With NCI Director Sharpless in as interim FDA head, what does that mean for interagency cooperation?

FDA
Sharpless' NCI has worked closely with the FDA on several issues, from clinical research to staff development. (Andrew Harnik/AP)

It's official: NCI Director Ned Sharpless will take on the role of acting commissioner of the FDA. But what does the appointment mean for interagency cooperation between the federal government’s main medical research and innovation arm and its industry regulator?

Outgoing FDA Commissioner Scott Gottlieb, who is expected to step down in early April, tweeted his approval of the pick, writing: “Ned is a friend to FDA, a great public health champion, a dedicated physician, and will be warmly welcomed into his new role. FDA will benefit greatly from his leadership.”

And in a letter to FDA staff—and perhaps something of an early example of interagency teamwork—Gottlieb described how some may already be personally familiar with Sharpless, who plays on a weekly basketball team with members of the agency’s medical review staff.

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But they're no strangers, regardless. In a NCI blog post late last year, Sharpless described strategic partnerships with the FDA as a “win-win for making progress against cancer,” including efforts to solve tissue sample mislabeling and human errors through genomic and proteomic sequencing, as well as working against tobacco use.

In addition, the FDA and NCI have maintained a long-running Interagency Oncology Task Force fellowship program, to develop scientists with skill sets bridging research and regulatory science.

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In his more recent work as NCI director, he has helped to broaden the eligibility criteria for institute-sponsored clinical trials to make it easier to recruit patients and speed up R&D.

As part of a multiyear effort with the American Society of Clinical Oncology and Friends of Cancer Research, as well as the FDA, the NCI has adopted new language expanding four areas of criteria that were common obstacles to patients looking to join a clinical trial: the presence of brain metastases, prior or concurrent unrelated cancers, HIV or AIDS status, and dysfunction of the kidneys and other organs.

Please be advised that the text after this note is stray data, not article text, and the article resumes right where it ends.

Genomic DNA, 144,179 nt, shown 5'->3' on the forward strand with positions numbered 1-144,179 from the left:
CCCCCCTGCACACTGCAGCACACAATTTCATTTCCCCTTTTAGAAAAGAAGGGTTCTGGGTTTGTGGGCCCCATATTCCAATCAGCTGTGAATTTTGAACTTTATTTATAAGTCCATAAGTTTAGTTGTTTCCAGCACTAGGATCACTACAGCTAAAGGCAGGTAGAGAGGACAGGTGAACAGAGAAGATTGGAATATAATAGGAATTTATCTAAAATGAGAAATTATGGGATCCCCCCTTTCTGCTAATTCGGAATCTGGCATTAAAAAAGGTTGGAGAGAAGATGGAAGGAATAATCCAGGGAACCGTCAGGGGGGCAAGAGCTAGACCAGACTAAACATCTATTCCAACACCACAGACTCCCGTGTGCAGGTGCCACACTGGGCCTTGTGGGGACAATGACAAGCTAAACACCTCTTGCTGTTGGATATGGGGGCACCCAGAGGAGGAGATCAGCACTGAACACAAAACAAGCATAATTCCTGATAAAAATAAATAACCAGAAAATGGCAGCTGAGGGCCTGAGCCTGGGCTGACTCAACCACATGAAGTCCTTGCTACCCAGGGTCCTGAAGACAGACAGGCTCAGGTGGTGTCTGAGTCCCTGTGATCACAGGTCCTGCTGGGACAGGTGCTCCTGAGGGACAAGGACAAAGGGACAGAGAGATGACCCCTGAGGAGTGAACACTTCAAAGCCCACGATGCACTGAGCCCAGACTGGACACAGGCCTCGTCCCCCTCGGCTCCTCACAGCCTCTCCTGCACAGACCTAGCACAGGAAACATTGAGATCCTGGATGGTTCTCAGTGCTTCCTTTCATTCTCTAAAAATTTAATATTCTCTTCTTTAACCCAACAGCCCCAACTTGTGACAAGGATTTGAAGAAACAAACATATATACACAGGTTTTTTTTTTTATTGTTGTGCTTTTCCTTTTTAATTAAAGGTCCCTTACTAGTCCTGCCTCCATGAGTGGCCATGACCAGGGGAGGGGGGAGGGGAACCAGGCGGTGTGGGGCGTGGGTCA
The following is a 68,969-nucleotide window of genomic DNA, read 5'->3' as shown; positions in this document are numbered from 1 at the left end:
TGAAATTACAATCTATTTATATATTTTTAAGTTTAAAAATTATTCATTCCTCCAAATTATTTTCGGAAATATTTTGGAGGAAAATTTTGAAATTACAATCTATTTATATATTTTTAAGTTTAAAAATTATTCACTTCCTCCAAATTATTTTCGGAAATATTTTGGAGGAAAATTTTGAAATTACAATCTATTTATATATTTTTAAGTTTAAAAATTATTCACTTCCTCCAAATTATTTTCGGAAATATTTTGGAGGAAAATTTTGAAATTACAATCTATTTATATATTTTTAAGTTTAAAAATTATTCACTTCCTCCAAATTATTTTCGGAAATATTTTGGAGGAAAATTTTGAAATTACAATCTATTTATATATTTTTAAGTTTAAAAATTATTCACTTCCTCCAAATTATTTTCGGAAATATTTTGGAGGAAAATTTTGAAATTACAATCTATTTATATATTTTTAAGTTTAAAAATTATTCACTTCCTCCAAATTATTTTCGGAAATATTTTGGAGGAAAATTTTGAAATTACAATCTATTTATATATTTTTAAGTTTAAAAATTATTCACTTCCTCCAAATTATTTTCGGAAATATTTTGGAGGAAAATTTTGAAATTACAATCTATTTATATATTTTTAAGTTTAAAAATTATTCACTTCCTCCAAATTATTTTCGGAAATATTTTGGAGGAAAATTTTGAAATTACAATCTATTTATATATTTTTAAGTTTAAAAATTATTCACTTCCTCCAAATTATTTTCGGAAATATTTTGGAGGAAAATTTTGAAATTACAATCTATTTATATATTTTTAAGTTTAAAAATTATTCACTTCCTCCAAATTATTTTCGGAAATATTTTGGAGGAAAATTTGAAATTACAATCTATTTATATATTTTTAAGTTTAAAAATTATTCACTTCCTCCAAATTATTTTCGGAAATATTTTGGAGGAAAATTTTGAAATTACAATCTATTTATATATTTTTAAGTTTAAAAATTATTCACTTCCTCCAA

Other main areas that Sharpless has named as essential to his vision for the institute include a focus on developing the NCI’s scientific workforce—a perennial issue for the FDA—as well as employing big data to better inform research.

Whether Sharpless will stay on as a permanent commissioner remains to be seen. However, Politico reported that Gottlieb has recommended for Sharpless to be officially named for the position going forward.

Outside of the government—and in addition to previously serving as director of the University of North Carolina’s cancer center—Sharpless has co-founded at least two biotech companies: G1 Therapeutics and Sapere Bio, formerly known as HealthSpan Diagnostics. Last December, G1’s stock took a dive after its phase 2 cancer drug trilaciclib failed to outperform placebo in progression-free survival and rates of objective response in small cell lung cancer patients.

Still, drugmakers are likely relieved to have someone with industry experience fill the post, at least temporarily. Indeed, biotech stock indexes on the Nasdaq and the S&P 500 rose at least 1% on the news of Sharpless' appointment, which was revealed by HHS Secretary Alex Azar while testifying before a House health subcommittee on the Trump administration’s annual budget request.

NCI Deputy Director Douglas Lowy will once again fill in to lead the institute during Sharpless’ absence; Lowy previously served as acting director for two-and-a-half years, spanning the transition between the Obama and Trump administrations.

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